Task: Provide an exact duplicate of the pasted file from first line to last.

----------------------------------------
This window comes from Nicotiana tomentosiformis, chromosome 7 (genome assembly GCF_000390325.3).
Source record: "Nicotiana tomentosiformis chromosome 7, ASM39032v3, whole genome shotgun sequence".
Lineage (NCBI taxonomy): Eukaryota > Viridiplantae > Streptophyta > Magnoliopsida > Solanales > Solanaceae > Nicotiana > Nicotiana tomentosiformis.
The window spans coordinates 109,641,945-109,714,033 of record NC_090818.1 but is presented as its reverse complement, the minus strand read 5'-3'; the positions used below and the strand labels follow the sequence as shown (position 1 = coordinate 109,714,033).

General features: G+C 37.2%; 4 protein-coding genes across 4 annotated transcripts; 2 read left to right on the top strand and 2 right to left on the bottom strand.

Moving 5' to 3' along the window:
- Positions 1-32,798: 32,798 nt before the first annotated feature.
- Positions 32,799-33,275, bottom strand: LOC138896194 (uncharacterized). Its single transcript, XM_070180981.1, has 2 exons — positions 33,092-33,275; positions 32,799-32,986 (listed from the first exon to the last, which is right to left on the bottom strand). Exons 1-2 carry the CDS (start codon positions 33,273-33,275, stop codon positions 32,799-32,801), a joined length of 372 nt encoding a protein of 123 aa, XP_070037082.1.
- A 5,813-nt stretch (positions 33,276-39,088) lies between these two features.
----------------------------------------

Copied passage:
This window comes from Nicotiana tomentosiformis, chromosome 7 (genome assembly GCF_000390325.3).
Source record: "Nicotiana tomentosiformis chromosome 7, ASM39032v3, whole genome shotgun sequence".
Lineage (NCBI taxonomy): Eukaryota > Viridiplantae > Streptophyta > Magnoliopsida > Solanales > Solanaceae > Nicotiana > Nicotiana tomentosiformis.
The window spans coordinates 109,641,945-109,714,033 of record NC_090818.1 but is presented as its reverse complement, the minus strand read 5'-3'; the positions used below and the strand labels follow the sequence as shown (position 1 = coordinate 109,714,033).

General features: G+C 37.2%; 4 protein-coding genes across 4 annotated transcripts; 2 read left to right on the top strand and 2 right to left on the bottom strand.

Moving 5' to 3' along the window:
- Positions 1-32,798: 32,798 nt before the first annotated feature.
- Positions 32,799-33,275, bottom strand: LOC138896194 (uncharacterized). Its single transcript, XM_070180981.1, has 2 exons — positions 33,092-33,275; positions 32,799-32,986 (listed from the first exon to the last, which is right to left on the bottom strand). Exons 1-2 carry the CDS (start codon positions 33,273-33,275, stop codon positions 32,799-32,801), a joined length of 372 nt encoding a protein of 123 aa, XP_070037082.1.
- A 5,813-nt stretch (positions 33,276-39,088) lies between these two features.